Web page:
Praised for his cold delivery and grounding human performance, Harris hints at his character’s ruthlessness and hidden agenda, although never allowing audiences to get the hint on the film’s great twist. Harris is responsible for the intensity drawn out within the film as he unknowingly pulls Nash deeper and deeper into his paranoia fueled mind and we, as audiences, cannot help but admire the acting power of the film.
8. Gene Gratz in Apollo 13
Academy Award nomination for Best Supporting Actor, Golden Globe nomination for Best Supporting Actor
Everyone has heard the line “failure is not an option” at some point in their life, and 90 percent of people who’ve said it are unaware that it was first uttered by Harris in his unusually compassionate performance as Gene Gratz, director of the Apollo 13 mission and the link between the shuttle’s desperate crew and Earth.
Harris received his real critical jumpstart in this Hollywood drama as the Apollo 13 mission director and it’s fair to see why. He commands screen attention with every moment as his charisma dominates every room he’s in, undeniably stealing the film’s limelight. Although other cast members received fair praise for their turns in this ensemble film, Harris rightly received the large majority of it.
7. Frankie Flannery in State of Grace
Before “Infernal Affairs” and the subsequent American remake “The Departed”, “State of Grace” stood as the first convoluted yet brilliant mess of rats, gangsters and cops. Ed Harris plays Frankie Flannery, the caper at the top of one of the best cast lineups in history with Gary Oldman, Sean Penn, John Turturro, Robin Wright and John C. Reilly filling the rest of the roles.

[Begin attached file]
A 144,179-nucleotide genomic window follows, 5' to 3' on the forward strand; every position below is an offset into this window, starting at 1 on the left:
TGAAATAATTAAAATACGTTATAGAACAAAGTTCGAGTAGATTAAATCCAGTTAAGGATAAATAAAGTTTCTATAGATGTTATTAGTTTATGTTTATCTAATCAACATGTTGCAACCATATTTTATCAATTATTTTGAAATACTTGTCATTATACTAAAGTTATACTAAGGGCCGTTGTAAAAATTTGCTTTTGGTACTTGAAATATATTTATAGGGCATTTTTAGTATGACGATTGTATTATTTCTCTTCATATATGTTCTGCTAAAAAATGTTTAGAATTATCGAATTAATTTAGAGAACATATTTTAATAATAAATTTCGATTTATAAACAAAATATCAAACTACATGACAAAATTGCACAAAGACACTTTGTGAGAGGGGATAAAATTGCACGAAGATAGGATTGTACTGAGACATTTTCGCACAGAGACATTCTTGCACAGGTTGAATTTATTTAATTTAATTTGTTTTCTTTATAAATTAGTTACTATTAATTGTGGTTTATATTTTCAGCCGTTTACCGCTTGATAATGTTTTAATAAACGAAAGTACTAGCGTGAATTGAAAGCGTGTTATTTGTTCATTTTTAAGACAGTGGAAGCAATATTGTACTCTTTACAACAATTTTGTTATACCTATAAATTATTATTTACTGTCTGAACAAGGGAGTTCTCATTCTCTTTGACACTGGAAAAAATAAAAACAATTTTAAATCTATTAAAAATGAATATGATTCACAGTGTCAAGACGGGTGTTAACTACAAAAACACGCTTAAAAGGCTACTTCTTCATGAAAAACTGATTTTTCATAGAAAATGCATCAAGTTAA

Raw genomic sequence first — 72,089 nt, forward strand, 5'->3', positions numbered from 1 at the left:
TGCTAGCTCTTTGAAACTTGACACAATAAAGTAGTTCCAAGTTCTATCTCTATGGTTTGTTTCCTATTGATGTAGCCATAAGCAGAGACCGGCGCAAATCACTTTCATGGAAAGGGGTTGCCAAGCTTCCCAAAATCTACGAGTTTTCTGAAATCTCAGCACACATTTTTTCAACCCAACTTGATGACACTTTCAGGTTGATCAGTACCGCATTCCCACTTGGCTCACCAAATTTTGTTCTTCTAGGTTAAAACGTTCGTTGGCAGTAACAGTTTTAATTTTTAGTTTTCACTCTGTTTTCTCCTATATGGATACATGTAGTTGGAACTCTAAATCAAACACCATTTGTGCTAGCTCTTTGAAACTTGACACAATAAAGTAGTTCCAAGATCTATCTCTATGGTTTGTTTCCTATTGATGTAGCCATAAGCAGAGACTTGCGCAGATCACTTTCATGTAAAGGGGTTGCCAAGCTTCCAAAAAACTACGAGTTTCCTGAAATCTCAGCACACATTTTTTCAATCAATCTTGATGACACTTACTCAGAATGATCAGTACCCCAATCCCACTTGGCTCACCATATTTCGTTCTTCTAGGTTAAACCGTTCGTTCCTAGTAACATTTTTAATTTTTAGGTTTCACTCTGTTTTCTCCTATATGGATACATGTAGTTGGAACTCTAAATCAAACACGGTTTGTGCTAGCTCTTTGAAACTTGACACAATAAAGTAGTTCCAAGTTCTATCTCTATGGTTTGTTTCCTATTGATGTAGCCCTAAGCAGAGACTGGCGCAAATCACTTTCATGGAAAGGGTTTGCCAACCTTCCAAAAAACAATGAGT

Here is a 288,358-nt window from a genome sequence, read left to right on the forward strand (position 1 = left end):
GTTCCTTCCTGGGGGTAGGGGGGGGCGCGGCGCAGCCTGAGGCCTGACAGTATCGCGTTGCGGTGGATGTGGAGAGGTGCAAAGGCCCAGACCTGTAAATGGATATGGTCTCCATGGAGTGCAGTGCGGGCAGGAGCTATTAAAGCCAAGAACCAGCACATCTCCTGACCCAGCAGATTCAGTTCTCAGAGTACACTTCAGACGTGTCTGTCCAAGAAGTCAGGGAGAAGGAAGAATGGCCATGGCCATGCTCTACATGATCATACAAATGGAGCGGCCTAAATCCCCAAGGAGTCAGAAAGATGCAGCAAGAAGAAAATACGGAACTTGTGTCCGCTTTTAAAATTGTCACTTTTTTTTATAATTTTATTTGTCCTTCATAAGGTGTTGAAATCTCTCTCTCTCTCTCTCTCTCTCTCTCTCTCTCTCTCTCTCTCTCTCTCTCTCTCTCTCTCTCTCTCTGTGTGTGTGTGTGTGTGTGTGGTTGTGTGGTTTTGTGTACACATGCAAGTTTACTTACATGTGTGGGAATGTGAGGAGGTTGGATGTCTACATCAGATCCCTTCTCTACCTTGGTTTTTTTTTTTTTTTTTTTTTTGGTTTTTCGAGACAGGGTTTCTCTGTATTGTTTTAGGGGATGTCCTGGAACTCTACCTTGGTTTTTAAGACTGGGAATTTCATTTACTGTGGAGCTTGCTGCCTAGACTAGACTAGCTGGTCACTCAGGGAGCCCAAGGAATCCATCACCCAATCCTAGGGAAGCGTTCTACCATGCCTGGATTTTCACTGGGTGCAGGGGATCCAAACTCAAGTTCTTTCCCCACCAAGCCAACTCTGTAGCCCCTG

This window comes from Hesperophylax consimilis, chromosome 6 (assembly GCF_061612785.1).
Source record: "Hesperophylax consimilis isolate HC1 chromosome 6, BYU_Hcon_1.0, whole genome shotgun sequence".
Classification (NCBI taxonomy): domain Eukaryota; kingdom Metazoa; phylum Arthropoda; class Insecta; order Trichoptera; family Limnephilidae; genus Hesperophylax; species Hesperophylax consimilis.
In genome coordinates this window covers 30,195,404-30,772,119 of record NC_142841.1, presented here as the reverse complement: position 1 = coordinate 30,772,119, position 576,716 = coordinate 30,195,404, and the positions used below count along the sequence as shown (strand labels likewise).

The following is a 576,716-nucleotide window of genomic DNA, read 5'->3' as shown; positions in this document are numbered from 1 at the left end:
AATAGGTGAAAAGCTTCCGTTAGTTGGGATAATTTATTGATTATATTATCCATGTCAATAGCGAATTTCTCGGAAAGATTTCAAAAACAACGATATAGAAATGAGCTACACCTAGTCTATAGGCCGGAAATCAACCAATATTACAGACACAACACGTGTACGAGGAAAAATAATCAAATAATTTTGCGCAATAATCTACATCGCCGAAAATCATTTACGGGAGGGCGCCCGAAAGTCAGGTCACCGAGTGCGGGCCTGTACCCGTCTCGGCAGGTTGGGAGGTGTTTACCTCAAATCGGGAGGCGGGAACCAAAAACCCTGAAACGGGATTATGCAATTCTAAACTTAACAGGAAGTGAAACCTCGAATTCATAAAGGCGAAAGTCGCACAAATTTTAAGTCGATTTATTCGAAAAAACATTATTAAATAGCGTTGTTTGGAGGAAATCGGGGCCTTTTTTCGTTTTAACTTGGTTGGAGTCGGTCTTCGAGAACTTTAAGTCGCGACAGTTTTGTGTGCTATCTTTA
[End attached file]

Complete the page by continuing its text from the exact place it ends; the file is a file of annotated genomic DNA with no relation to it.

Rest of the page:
Harris is robust, intimidating and captivating as the loud-mouthed, furious and monstrous mob boss at the head of it all. Looking to blow the entire film, Harris is unforgiving in his menace. Following Oldman’s iconic execution of mobsters in a bar scene, Flannery storms into his home swearing and bellowing at the top of his lungs with such shock value it caused audiences to jump in their seats.
Although Nicholson certainly lays a good case for the better of the two in their respective roles in “The Departed”, Harris’s fiery take upon his own mob boss is unforgettable, regardless of preference.
6. Carl Fogarty in A History of Violence
The second mobster role on this list is Harris’s vile Philadelphian gangster who was maimed by Tom Stall(played spectacularly by Viggo Mortensen). When Carl Fogarty returns for revenge, Stall’s past collides with his new life and the inescapable but somewhat dated fact of life comes to fruition: you can’t escape the past.
His mutilated features only amplify an already petrifying character performance on Harris’s behalf as the perpetually calm, smirking and chilling mobster who’s come for revenge. Although it was a small part whose Oscar acknowledgement was stolen by William Hurt’s even smaller but no less immaculate performance, Fogarty acts as the crucial bridge between the past and the present for Stall as the inescapable evil that forces him to confront his past and subsequently lose his family in the process.